• The Administration is committed to increasing efforts to deliver environmental justice in communities. The budget supports the President’s Justice40 commit­ment to ensure at least 40% of the benefits of federal investments in climate and clean energy reach histor­ically overburdened and underserved communities. The budget invests more than $1.45 billion across the agency’s programs that will help create good-paying jobs, clean up pollution, advance racial equity, and secure environmental justice for all communities. To elevate environmental justice as a top agency priority, EPA has proposed a new national environmental justice program office.
  • The budget provides $124 mil­lion for TSCA efforts to deliver on the promises made by the bipartisan Lautenberg (Chemical Safety) Act. These resources will support EPA-initiated chemical risk evaluations and protective regulations in accordance with statutory timelines.
  • PFAS are a group of man-made chemicals that threaten the health and safety of communities across the nation. As part of the President’s commitment to tackling PFAS pollution, the budget provides approximately $126 million in FY 2023 for EPA to increase its understanding of human health and eco­logical effects of PFAS, restrict uses to prevent PFAS from entering the air, land, and water, and remediate PFAS that have been released into the environment. EPA will con­tinue to act on the Agency’s PFAS Strategic Roadmap to safeguard communities from PFAS contamination.

Tax Proposals

The PBR also includes suggested tax increases as reve­nue proposals that could impact businesses. Many of the proposals were included in the House-passed BBB. Per the Department of Treasury’s Greenbook, proposals to reform business and international tax codes include:

In addition, the revenue proposals also include provisions for increasing taxes on individuals and pass-through entities.

Next Steps

By the time this column goes to print, Congress should have completed the hearing and markup process for the FY23 federal budget and, in some cases, may have voted on and passed several annual appropriations bills—at least out of one chamber. After input from 535 Members (435 House Members and 100 Senators), the House and Senate bills will look much different than the PBR.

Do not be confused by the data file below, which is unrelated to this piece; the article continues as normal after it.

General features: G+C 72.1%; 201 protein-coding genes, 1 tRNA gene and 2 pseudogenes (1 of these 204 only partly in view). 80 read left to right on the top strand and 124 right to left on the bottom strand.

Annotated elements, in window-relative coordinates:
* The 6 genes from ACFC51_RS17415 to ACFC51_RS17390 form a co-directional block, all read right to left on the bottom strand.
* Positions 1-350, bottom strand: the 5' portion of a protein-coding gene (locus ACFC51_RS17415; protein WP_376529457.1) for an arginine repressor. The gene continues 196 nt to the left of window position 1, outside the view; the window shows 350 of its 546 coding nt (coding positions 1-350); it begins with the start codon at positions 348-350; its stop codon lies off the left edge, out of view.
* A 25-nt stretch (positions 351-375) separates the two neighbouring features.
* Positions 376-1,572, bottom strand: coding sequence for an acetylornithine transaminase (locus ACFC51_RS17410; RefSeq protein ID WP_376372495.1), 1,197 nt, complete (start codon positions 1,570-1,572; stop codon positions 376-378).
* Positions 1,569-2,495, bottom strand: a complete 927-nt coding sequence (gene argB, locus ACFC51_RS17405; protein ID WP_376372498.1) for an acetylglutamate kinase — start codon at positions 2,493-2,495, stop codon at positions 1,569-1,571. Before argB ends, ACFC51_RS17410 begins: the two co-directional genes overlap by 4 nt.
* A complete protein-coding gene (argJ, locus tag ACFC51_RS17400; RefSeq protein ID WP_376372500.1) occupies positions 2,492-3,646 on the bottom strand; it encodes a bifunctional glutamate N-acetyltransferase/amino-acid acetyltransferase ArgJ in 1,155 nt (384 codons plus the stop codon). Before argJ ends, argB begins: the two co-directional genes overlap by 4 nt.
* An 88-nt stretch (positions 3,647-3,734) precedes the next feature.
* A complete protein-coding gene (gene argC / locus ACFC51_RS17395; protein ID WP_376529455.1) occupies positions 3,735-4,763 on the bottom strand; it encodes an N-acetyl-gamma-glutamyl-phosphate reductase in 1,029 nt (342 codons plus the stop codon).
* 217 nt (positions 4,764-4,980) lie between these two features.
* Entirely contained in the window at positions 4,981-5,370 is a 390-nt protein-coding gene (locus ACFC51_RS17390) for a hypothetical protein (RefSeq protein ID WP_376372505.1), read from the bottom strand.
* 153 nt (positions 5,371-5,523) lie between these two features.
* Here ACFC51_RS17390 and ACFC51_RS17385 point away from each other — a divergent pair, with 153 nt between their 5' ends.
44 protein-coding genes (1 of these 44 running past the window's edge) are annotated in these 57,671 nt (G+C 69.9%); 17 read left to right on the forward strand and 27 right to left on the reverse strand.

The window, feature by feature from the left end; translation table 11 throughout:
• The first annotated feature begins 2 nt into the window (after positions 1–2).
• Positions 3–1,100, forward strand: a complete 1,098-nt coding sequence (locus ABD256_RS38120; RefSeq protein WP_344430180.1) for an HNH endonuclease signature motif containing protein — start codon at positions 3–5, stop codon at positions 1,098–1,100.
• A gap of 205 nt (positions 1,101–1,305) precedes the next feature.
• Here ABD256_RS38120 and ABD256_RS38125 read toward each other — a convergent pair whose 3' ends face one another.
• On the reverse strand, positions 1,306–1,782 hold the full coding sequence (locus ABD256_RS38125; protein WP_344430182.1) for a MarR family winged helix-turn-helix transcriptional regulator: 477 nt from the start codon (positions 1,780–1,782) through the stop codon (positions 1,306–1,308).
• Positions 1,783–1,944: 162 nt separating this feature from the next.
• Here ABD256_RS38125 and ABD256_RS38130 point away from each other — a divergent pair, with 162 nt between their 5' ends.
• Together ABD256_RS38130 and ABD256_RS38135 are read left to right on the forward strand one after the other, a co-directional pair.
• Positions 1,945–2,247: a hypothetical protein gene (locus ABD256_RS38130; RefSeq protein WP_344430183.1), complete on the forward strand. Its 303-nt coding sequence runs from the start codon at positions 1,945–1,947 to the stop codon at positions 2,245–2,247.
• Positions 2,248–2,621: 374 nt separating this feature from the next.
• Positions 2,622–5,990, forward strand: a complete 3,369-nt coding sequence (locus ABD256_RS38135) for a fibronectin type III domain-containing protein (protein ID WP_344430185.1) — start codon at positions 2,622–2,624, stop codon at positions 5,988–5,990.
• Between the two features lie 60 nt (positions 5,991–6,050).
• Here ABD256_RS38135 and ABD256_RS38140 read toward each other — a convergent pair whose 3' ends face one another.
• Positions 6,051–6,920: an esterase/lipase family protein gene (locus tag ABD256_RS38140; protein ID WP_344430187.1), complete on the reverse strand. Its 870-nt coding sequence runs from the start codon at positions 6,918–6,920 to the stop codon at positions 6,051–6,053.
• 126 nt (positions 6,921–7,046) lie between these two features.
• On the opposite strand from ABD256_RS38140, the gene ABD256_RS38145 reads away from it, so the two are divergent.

The end of the fiscal year on Sept. 30 is just around the corner. However, it is highly unlikely that Congress will complete its work on the FY23 appropriations bills by then. Those members of Congress running for re-election—the entire House and one-third of the Senate—want to be home in their districts and states to campaign. Republicans are hoping to win back the House—and maybe the Senate—and would prefer to have the opportunity to include Republican priorities in the annual appropriations bills. The Democrats running in competitive districts are trying to distance themselves from progressive priorities. As such, there is not a lot of incentive to rush to complete the budget bills.

The expectation is that Congress will pass the all-too-common CR to avoid a federal government shutdown and keep it funded at current-year levels. A CR is better than the alternative. However, many observers would argue that running the government by continuing resolution is bad for our country, creating uncertainty and ultimately costing the government more in the end.